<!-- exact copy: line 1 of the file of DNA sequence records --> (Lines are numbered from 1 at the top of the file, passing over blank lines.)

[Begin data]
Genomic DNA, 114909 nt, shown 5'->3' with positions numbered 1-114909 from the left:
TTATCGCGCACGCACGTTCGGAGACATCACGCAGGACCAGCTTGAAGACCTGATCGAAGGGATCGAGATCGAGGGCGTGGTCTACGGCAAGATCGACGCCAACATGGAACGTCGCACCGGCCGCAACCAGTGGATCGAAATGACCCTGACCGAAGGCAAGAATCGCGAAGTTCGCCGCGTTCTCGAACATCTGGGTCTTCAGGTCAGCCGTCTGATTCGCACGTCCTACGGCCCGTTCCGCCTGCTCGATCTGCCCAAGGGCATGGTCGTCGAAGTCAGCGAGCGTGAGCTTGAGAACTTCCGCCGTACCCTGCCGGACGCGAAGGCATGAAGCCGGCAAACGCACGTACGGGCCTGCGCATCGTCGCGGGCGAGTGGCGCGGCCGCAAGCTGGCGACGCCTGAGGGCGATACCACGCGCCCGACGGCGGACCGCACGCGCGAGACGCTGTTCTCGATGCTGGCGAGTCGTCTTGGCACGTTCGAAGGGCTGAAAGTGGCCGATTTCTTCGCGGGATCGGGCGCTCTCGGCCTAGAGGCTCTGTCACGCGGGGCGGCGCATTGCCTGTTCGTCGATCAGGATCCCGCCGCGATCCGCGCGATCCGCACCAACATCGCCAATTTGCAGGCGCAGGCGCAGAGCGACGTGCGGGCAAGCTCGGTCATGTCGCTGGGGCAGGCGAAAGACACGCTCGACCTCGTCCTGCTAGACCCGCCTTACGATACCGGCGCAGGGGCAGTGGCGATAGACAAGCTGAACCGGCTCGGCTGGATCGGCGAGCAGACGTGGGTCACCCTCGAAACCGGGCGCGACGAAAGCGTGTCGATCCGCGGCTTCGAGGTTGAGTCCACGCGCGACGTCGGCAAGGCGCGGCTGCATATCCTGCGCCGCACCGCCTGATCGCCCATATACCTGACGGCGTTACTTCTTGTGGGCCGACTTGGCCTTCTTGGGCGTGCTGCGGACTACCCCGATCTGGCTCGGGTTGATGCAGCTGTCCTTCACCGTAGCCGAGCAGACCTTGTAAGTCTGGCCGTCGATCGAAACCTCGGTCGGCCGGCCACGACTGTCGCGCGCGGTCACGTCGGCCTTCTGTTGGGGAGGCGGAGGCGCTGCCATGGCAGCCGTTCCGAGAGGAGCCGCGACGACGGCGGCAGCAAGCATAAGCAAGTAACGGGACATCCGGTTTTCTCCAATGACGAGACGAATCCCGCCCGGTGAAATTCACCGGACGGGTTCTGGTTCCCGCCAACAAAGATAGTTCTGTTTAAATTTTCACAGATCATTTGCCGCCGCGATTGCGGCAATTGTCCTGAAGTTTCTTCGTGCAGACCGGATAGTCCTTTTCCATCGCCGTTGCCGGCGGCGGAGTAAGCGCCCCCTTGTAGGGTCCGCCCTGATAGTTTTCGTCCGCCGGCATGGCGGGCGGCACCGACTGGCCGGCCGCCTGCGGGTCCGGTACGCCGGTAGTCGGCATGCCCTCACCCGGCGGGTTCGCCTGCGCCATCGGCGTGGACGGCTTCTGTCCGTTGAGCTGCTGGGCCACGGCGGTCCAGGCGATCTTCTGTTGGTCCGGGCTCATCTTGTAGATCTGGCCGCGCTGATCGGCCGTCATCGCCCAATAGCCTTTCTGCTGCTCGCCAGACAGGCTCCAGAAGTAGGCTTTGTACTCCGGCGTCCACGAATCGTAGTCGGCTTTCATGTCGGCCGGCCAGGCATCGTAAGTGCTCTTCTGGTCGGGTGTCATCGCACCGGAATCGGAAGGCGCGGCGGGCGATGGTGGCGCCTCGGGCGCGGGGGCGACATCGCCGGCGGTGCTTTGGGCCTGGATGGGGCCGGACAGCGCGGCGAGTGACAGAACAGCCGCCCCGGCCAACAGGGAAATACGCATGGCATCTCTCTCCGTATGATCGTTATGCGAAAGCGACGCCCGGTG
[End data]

Genomic DNA, 114909 nt, shown 5'->3' with positions numbered 1-114909 from the left: